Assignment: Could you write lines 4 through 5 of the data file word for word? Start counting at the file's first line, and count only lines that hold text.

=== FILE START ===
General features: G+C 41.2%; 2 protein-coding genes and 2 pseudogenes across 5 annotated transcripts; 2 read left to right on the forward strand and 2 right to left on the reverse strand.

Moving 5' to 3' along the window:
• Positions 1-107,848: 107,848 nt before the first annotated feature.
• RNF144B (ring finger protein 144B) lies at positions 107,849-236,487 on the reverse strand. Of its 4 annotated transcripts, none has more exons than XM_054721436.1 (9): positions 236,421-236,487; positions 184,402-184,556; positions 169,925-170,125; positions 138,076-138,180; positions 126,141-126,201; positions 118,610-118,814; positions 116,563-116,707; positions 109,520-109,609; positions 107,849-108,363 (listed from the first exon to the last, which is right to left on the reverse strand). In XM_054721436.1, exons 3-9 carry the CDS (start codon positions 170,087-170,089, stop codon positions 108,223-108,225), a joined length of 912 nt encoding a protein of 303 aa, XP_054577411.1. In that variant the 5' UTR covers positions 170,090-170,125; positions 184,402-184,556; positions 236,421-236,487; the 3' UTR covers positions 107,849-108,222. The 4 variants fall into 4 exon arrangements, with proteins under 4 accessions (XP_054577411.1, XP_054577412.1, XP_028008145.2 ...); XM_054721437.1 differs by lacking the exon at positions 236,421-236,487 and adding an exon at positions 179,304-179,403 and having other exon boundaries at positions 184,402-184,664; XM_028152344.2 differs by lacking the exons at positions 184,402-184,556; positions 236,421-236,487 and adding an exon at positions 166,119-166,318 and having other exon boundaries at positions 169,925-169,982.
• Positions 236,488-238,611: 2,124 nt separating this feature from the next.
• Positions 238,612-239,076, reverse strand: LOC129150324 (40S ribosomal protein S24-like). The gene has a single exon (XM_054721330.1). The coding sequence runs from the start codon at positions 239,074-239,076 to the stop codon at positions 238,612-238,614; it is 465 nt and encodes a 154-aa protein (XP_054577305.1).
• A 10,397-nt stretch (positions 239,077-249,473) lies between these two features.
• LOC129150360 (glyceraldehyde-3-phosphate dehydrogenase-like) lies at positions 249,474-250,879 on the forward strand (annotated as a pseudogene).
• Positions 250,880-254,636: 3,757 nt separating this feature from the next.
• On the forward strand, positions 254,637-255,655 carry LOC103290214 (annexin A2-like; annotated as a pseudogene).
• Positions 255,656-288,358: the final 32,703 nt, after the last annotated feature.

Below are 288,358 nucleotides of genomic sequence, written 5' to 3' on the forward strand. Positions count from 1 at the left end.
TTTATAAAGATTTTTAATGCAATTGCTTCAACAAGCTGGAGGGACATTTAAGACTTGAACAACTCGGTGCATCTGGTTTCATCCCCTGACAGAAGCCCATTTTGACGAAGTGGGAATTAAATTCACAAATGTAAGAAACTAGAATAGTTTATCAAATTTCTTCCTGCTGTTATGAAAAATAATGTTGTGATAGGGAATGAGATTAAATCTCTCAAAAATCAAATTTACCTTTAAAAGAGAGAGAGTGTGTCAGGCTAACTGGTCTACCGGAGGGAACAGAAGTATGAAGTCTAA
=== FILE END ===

• RNF144B (ring finger protein 144B) lies at positions 107,849-236,487 on the reverse strand. Of its 4 annotated transcripts, none has more exons than XM_054721436.1 (9): positions 236,421-236,487; positions 184,402-184,556; positions 169,925-170,125; positions 138,076-138,180; positions 126,141-126,201; positions 118,610-118,814; positions 116,563-116,707; positions 109,520-109,609; positions 107,849-108,363 (listed from the first exon to the last, which is right to left on the reverse strand). In XM_054721436.1, exons 3-9 carry the CDS (start codon positions 170,087-170,089, stop codon positions 108,223-108,225), a joined length of 912 nt encoding a protein of 303 aa, XP_054577411.1. In that variant the 5' UTR covers positions 170,090-170,125; positions 184,402-184,556; positions 236,421-236,487; the 3' UTR covers positions 107,849-108,222. The 4 variants fall into 4 exon arrangements, with proteins under 4 accessions (XP_054577411.1, XP_054577412.1, XP_028008145.2 ...); XM_054721437.1 differs by lacking the exon at positions 236,421-236,487 and adding an exon at positions 179,304-179,403 and having other exon boundaries at positions 184,402-184,664; XM_028152344.2 differs by lacking the exons at positions 184,402-184,556; positions 236,421-236,487 and adding an exon at positions 166,119-166,318 and having other exon boundaries at positions 169,925-169,982.
• Positions 236,488-238,611: 2,124 nt separating this feature from the next.